Online shopping has opened up a whole new world for consumers. Not only are they more connected to their local stores (by being able to search for their opening hours, etc.), but they are able to source products quickly and easily from across the world.
Although every consumer will have certainly had their own online shopping mishap (whether it be ordering five bunches of bananas or receiving perishables that are already out of date), buying groceries online is increasingly becoming the norm, rather than a differentiator for retailers.
So, in order to keep ahead of the curve when it comes to their grocery eCommerce, retailers need to look more closely at how their customers behave online. From how they build their shopping lists to how they receive their food deliveries, examining the way consumers work and think can help retailers build a better picture, and a better eCommerce system.
Customers aren’t one dimensional. Even when doing their weekly shop, they are driven by their emotions, intentions and needs. There are also several different decisions that need to be made when buying groceries online, such as which retailer to opt for, how much they’re willing to spend, what they want to buy (for themselves and for others) and what brands they prefer and trust.
Studies have shown that there are two sides to the way consumers behave when making purchases, namely their rational and irrational behaviours. Rational purchases are made to satisfy customers’ needs to complete tasks as effectively as possible. To do this, consumers take cues from their own social groups, consider alternatives and make logical arguments and calculations before deciding on their final purchase.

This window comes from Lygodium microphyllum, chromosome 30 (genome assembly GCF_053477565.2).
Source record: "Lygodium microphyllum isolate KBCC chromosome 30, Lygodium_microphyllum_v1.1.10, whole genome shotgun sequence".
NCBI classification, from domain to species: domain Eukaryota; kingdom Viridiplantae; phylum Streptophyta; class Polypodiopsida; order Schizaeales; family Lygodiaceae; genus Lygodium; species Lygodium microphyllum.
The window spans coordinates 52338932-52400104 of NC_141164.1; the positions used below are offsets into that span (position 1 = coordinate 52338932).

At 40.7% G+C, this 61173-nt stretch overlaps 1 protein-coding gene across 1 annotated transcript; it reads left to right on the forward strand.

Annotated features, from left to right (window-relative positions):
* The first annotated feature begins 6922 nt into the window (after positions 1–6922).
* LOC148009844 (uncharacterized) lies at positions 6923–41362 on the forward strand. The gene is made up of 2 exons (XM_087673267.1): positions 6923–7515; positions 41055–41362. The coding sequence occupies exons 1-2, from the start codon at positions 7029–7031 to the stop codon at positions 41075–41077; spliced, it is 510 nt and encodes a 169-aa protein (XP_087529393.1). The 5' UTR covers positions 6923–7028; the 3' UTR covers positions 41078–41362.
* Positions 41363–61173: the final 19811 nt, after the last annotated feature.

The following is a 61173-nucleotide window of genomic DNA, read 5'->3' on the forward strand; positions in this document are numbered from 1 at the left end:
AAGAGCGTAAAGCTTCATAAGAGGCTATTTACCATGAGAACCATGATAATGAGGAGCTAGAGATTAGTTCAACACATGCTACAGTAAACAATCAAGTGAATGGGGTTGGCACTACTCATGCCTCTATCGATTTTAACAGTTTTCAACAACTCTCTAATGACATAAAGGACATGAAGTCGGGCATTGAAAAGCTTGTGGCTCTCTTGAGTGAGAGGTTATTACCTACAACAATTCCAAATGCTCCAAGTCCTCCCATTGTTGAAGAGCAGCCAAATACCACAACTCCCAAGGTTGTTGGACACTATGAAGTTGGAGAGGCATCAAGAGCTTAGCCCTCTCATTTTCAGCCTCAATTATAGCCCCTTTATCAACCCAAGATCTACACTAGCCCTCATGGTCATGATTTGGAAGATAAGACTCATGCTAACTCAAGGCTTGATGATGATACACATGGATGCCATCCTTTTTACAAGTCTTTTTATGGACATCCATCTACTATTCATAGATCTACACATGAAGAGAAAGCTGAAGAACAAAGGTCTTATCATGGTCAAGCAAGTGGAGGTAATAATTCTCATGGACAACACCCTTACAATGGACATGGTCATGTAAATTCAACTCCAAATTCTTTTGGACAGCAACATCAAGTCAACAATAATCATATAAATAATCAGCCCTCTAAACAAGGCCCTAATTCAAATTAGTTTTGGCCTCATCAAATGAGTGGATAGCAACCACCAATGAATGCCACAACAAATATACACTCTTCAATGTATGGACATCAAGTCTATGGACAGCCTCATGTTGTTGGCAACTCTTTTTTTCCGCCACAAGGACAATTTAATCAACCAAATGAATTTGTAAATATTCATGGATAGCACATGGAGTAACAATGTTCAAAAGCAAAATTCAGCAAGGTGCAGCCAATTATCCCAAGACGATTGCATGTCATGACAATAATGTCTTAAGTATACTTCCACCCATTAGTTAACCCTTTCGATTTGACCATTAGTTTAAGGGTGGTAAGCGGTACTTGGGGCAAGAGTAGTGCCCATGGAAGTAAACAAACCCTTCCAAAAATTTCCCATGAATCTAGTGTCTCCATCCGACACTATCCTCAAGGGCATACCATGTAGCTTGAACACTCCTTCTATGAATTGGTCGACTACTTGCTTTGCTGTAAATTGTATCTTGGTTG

Irrational purchases are driven mainly by customers’ emotions and impulses, but can be restricted by factors such as the risk of purchasing from an unknown source, limited time, and reduced information or guidance from others.
When it comes to regular purchases of goods that a customer uses frequently (like groceries), it’s been shown that consumers are more likely to purchase irrationally. Many surveyed consumers have admitted in studies that their food buying decisions are often impulsive, emotional, and reckless.
This is knowledge that retailers have used in-store to encourage further purchasing, such as special offers and discounts at till points. Transferring these tools effectively onto an eCommerce platform will help to give retailers the edge when it comes to purchasing.
Even before the COVID-19 epidemic led more consumers to do their weekly shop online, grocery eCommerce was changing. According to reports by Gartner, not only are eCommerce platforms moving from being differentiators in the market to standard offerings from retailers, but they are becoming much more than points of purchase too.
By 2025, Gartner believes the eCommerce platforms for the top-performing retailers will have the ability to adjust pricing in real-time for customers. They’ll also be harnessing information from digital twins to help optimise operations and creating blockchains that will offer customers visibility over food production, quality and freshness before they buy.
So to stay ahead of the market, it’s no longer a case of adapting your eCommerce platform to meet customers’ needs and behaviours, but also using it to enhance businesses’ wider performance and productivity. As the effects of the coronavirus pandemic have shown, the ability to adapt to moving trends and implement change quickly is crucial to retailers’ success in the market. By taking this learning and thinking about the bigger picture of eCommerce platforms, retailers can really start to reap the benefits of an effective, efficient system.